Mikaela Nyman

Mikaela is writing a novel set in Vanuatu. Her critical thesis explores women’s empowerment and creativity in Vanuatu and their public voices.

Commenced 2016

Mikaela's short fiction, creative non-fiction and poems have appeared in Sport, Turbine, Minarets, Blackmail Press, JAAM, 4th Floor, Lumiére Arts Reader, SWAMP and the Air Vanuatu inflight magazine. In 2011 she completed an MA in Creative Writing at Victoria University's IIML, followed by four years in Vanuatu.

She is a Kiwifinn from the autonomous, demilitarised Åland islands in Finland and has a background in journalism, African and Asian studies, international relations and development. English is her fourth language. She spent some years working with the labour movement in Zimbabwe in the late 1990s on workers' education during a volatile time in Zimbabwe's history. Her MA research (University of Southern Queensland) on civil society's role in the democratisation of Indonesia in the post-Suharto era was published by the Nordic Institute of Asian Studies in 2006 and by Routledge in 2008.

Mikaela writes: 'I'm interested in questions around culture, identity and migration; how displacement and life experiences influence the behaviour of individuals and communities, particularly in relation to women's empowerment, and how this is articulated. I'm interested in how new language is shaped in the collision between foreign and indigenous, and what is lost in translation and between generations. And there is always the question what I, as an outsider (as in "non-indigenous"), can write about, and how.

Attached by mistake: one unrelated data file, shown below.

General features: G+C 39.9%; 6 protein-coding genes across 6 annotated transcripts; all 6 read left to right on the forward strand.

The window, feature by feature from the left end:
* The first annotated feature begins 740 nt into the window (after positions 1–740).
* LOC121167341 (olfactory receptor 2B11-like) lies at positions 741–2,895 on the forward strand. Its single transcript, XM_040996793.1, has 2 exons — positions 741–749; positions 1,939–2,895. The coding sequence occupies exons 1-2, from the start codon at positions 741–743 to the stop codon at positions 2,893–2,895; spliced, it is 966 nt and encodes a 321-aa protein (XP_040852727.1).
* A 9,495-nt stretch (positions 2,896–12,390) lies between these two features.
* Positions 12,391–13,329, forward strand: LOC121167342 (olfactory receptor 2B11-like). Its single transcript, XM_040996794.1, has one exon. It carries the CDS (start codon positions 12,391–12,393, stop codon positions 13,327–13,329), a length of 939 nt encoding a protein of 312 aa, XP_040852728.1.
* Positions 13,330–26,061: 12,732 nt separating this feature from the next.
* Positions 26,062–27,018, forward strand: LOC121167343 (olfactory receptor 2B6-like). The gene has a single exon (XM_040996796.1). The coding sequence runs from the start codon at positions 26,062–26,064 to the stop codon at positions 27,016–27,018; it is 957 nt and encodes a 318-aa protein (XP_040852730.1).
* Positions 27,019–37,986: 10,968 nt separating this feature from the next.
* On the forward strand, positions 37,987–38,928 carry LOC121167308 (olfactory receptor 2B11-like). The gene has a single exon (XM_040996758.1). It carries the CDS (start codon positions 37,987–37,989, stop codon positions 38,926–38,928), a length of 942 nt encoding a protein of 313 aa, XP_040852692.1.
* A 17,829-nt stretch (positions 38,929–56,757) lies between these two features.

'I'm excited to get this opportunity to explore the hybrid nature of critical and creative writing in the Pacific, a territory opened up by Albert Wendt, Epeli Hau'ofa, Teresia Teaiwa and others. For my research project I'm investigating how women in Vanuatu have expressed their creativity, made their voices heard and exerted influence in the public sphere. Women's writing is largely invisible in Vanuatu due to a strong oral and male-dominated culture, but it does exist. What compels a minority of women to attempt to follow in Grace Mera Molisa's footsteps? I would like to contribute to raising the visibility of Melanesian women in the literary world and shed light on the wealth of creative expression and storytelling that exists. For my creative project I'm writing a novel along similar lines, from the perspective of an outsider looking in, set in Vanuatu and in New Zealand.'

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